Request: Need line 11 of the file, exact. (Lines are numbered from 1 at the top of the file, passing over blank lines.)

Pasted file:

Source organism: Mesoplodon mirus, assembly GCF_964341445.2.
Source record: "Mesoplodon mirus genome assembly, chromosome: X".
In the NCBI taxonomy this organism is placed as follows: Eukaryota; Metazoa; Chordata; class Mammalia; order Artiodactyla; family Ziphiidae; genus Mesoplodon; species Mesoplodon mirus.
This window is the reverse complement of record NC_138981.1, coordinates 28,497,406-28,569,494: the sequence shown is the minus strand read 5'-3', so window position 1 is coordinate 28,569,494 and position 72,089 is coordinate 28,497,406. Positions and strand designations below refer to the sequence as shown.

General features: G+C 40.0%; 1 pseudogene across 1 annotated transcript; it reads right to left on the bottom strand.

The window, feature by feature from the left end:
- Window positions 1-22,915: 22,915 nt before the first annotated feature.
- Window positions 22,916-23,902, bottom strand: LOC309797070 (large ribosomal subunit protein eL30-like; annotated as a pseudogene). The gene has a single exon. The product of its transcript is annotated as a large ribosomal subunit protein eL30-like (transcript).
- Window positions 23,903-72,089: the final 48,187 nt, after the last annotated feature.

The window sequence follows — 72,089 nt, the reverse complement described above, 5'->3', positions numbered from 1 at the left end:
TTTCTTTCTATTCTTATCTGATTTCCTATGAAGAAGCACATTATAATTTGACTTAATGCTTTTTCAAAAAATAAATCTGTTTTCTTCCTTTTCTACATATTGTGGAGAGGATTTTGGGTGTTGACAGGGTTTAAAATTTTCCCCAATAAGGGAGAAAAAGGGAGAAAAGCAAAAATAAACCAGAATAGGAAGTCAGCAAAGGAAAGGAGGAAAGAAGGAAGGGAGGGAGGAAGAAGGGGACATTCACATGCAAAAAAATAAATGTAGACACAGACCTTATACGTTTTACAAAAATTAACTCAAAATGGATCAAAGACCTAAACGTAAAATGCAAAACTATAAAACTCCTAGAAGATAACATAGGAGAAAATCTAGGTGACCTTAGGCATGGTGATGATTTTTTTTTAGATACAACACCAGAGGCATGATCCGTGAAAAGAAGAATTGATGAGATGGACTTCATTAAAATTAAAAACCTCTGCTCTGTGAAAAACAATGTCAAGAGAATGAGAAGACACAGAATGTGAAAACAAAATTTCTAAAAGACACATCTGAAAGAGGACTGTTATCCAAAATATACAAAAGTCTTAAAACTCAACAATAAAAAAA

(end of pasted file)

TTTCTTTCTATTCTTATCTGATTTCCTATGAAGAAGCACATTATAATTTGACTTAATGCTTTTTCAAAAAATAAATCTGTTTTCTTCCTTTTCTACATATTGTGGAGAGGATTTTGGGTGTTGACAGGGTTTAAAATTTTCCCCAATAAGGGAGAAAAAGGGAGAAAAGCAAAAATAAACCAGAATAGGAAGTCAGCAAAGGAAAGGAGGAAAGAAGGAAGGGAGGGAGGAAGAAGGGGACATTCACATGCAAAAAAATAAATGTAGACACAGACCTTATACGTTTTACAAAAATTAACTCAAAATGGATCAAAGACCTAAACGTAAAATGCAAAACTATAAAACTCCTAGAAGATAACATAGGAGAAAATCTAGGTGACCTTAGGCATGGTGATGATTTTTTTTTAGATACAACACCAGAGGCATGATCCGTGAAAAGAAGAATTGATGAGATGGACTTCATTAAAATTAAAAACCTCTGCTCTGTGAAAAACAATGTCAAGAGAATGAGAAGACACAGAATGTGAAAACAAAATTTCTAAAAGACACATCTGAAAGAGGACTGTTATCCAAAATATACAAAAGTCTTAAAACTCAACAATAAAAAAA